Sue and Vladimir’s garden in Midrand was really fun to develop. As it is situated in an indigenous eco-estate, we decided to create an indigenous aloe and Bushveld garden that would thrive in the Highveld climate
Because the Highveld landscape is naturally flat, we mounded up the earth in certain areas and introduced boulders characteristic of a Bushveld setting. To enhance these, we planted in groups as many species of aloe that would happily grow in this climate. These random boulders serve to link the aloe areas to the Bushveld areas, and a few old logs provide habitats for small creatures.
The soil was then covered with a variety of large, brown pebbles and broken sandstone of differing sizes. Succulent ground covers were chosen to add interest and bring seasonal colour, as well as to soften the hard appearance of the rocks.
The entrance now needed to be linked to the other side of the garden and, as the house has a completely glass midsection, I decided to link the wooden floors inside with a deck step at the front door, and a patio of decking built into a stinkwood forest on the other side. By linking the wooden flooring indoors with the decking outdoors, an effect of bringing the outdoors in is created.
The main garden had existing stinkwood trees and Anthericum sandersonia on one side of the house, and lawn everywhere else. Much of it was in disrepair, but with several loads of compost and much deep digging, we managed to revive the plants. We introduced a few evergreen trees to soften the winter experience. The garden has at least 50 species of indigenous trees, which were selected for their seasonal changes and the production of fruit and flowers that will attract birds and butterflies.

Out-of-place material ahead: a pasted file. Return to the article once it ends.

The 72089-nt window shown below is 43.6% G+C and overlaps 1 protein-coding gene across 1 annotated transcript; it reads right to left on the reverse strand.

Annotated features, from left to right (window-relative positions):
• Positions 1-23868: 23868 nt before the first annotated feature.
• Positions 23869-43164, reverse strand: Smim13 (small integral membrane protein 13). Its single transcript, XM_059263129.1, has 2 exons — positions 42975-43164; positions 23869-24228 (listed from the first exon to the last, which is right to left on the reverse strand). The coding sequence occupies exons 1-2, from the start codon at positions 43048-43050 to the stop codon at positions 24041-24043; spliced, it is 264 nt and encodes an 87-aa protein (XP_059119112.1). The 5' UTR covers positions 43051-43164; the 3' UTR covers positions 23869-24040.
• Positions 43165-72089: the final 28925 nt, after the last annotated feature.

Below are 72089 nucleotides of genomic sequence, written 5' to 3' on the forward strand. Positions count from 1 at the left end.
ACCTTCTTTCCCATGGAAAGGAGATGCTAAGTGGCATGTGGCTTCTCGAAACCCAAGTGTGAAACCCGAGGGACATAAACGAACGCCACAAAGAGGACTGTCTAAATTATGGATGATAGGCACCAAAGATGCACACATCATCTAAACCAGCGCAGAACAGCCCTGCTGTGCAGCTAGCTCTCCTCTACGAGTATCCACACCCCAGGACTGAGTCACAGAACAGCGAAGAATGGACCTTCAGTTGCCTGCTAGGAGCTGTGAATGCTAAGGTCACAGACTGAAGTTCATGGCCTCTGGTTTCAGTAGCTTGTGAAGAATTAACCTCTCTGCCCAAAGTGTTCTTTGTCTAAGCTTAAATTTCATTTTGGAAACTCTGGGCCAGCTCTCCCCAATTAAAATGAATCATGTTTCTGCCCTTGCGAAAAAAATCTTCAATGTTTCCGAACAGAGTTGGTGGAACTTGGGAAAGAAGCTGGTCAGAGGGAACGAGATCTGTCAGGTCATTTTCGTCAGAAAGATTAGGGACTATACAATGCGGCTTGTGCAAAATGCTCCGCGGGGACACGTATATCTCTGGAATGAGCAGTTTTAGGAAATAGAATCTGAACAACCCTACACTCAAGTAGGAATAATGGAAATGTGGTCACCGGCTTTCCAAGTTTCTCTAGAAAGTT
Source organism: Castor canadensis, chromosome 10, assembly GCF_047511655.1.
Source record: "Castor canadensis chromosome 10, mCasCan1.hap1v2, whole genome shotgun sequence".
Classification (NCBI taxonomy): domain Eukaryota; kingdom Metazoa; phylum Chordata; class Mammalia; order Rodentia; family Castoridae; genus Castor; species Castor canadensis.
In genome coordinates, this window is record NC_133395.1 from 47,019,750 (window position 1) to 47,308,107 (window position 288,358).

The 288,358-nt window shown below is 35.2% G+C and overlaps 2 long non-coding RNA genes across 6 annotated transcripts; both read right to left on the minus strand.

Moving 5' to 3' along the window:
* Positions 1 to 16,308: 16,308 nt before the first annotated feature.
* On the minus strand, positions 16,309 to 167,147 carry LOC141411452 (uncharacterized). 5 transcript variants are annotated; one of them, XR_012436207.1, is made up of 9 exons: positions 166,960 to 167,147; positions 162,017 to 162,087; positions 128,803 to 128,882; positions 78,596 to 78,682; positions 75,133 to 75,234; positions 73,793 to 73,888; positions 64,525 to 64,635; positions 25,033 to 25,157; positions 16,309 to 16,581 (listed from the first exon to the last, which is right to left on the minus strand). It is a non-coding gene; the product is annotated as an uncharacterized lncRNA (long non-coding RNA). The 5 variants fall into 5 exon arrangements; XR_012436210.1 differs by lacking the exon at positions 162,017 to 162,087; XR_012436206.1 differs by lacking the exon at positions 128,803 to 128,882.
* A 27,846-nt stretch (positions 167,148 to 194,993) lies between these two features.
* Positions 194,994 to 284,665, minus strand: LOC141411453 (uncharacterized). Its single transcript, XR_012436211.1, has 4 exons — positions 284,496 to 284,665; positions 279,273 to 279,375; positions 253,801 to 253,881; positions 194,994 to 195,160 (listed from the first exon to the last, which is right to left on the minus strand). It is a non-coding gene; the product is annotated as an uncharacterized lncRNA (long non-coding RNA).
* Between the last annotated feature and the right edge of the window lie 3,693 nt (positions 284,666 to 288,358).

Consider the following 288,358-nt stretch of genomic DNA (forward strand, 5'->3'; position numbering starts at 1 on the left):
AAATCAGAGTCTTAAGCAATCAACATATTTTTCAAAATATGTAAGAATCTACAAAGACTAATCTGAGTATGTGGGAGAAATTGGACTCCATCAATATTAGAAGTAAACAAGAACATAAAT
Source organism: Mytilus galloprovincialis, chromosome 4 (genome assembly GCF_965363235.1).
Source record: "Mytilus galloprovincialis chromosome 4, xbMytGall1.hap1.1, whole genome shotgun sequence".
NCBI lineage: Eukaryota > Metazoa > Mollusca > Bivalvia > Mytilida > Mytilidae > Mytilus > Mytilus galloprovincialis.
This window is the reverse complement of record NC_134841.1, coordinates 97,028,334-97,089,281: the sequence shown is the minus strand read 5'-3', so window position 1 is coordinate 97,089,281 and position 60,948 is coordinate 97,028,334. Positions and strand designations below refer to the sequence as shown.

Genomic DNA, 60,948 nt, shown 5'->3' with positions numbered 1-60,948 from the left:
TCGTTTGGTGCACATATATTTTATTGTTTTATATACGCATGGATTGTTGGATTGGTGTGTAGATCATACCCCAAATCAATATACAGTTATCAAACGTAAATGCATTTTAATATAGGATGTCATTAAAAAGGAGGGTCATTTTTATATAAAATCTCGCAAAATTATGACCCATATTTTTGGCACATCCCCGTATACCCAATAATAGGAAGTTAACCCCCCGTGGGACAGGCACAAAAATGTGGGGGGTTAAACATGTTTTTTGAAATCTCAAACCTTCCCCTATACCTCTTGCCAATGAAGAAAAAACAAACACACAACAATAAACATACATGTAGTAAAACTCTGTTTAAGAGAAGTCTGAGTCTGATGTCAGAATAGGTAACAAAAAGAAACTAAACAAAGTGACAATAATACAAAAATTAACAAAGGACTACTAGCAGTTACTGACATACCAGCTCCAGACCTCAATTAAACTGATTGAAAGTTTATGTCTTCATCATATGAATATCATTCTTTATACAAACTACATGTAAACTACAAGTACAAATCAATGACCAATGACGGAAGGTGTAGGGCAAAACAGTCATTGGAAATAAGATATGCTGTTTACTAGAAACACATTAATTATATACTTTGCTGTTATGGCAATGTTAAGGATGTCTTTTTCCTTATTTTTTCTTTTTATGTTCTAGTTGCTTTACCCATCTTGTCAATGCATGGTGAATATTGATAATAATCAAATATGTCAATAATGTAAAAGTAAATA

The main lawn was left in the middle and a free flowing bed was created alongside the boundary walls to provide space for screening plants. The lawn is kikuyu, and a defined line of brick on its edges minimises its encroachment into the garden beds.
Three black pots were positioned on the other side of the garden to serve as a structural element in a very unstructured garden. After the second year Sue asked us to add a pond for the birds and fish, this done completed the environment for the ecosystem that feed a large variety of wild life.
The winters in this area are harsh and some trees needed covering in the first winter. This was successful and they all survived the cold, however three trees and many small shrubs were lost to termites, which literally chewed them overnight. Poison was put down to keep the other plants alive and after two applications, we managed to discourage them. The deck was also treated as a preventative measure.
A twice yearly feed with an organic fertiliser and an irrigation system to assist during the dry seasons resulted in amazing growth in the first year, with shrubs and trees doubling in size. Indeed, this garden in its first year has already changed the experience of living in this home.
By Juanita Knox
Landscape Designer and TV presenter on 'Homegrown'